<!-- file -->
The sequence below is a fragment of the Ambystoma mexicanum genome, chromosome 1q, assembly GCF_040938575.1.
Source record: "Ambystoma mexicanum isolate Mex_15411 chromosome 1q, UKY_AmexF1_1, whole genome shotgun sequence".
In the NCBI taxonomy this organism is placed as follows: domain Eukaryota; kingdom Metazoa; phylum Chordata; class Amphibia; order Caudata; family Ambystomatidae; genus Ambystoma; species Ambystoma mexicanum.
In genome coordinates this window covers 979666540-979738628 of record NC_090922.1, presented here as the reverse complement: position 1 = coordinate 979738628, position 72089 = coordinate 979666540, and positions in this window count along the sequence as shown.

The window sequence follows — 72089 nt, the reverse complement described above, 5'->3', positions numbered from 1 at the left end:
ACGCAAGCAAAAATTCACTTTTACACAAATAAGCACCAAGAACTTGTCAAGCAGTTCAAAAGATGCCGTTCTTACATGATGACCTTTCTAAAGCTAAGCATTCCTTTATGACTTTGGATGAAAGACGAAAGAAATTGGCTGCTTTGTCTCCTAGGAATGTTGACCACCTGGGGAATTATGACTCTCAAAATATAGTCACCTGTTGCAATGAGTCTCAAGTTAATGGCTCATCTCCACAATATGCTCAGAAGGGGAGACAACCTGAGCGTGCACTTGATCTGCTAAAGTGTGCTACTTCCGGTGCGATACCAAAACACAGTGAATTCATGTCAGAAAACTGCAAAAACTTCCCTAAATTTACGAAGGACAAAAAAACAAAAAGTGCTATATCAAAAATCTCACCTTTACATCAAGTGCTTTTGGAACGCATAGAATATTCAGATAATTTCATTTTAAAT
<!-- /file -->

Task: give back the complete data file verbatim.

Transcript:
The sequence below is a fragment of the Ambystoma mexicanum genome, chromosome 1q, assembly GCF_040938575.1.
Source record: "Ambystoma mexicanum isolate Mex_15411 chromosome 1q, UKY_AmexF1_1, whole genome shotgun sequence".
In the NCBI taxonomy this organism is placed as follows: domain Eukaryota; kingdom Metazoa; phylum Chordata; class Amphibia; order Caudata; family Ambystomatidae; genus Ambystoma; species Ambystoma mexicanum.
In genome coordinates this window covers 979666540-979738628 of record NC_090922.1, presented here as the reverse complement: position 1 = coordinate 979738628, position 72089 = coordinate 979666540, and positions in this window count along the sequence as shown.

The window sequence follows — 72089 nt, the reverse complement described above, 5'->3', positions numbered from 1 at the left end:
ACGCAAGCAAAAATTCACTTTTACACAAATAAGCACCAAGAACTTGTCAAGCAGTTCAAAAGATGCCGTTCTTACATGATGACCTTTCTAAAGCTAAGCATTCCTTTATGACTTTGGATGAAAGACGAAAGAAATTGGCTGCTTTGTCTCCTAGGAATGTTGACCACCTGGGGAATTATGACTCTCAAAATATAGTCACCTGTTGCAATGAGTCTCAAGTTAATGGCTCATCTCCACAATATGCTCAGAAGGGGAGACAACCTGAGCGTGCACTTGATCTGCTAAAGTGTGCTACTTCCGGTGCGATACCAAAACACAGTGAATTCATGTCAGAAAACTGCAAAAACTTCCCTAAATTTACGAAGGACAAAAAAACAAAAAGTGCTATATCAAAAATCTCACCTTTACATCAAGTGCTTTTGGAACGCATAGAATATTCAGATAATTTCATTTTAAAT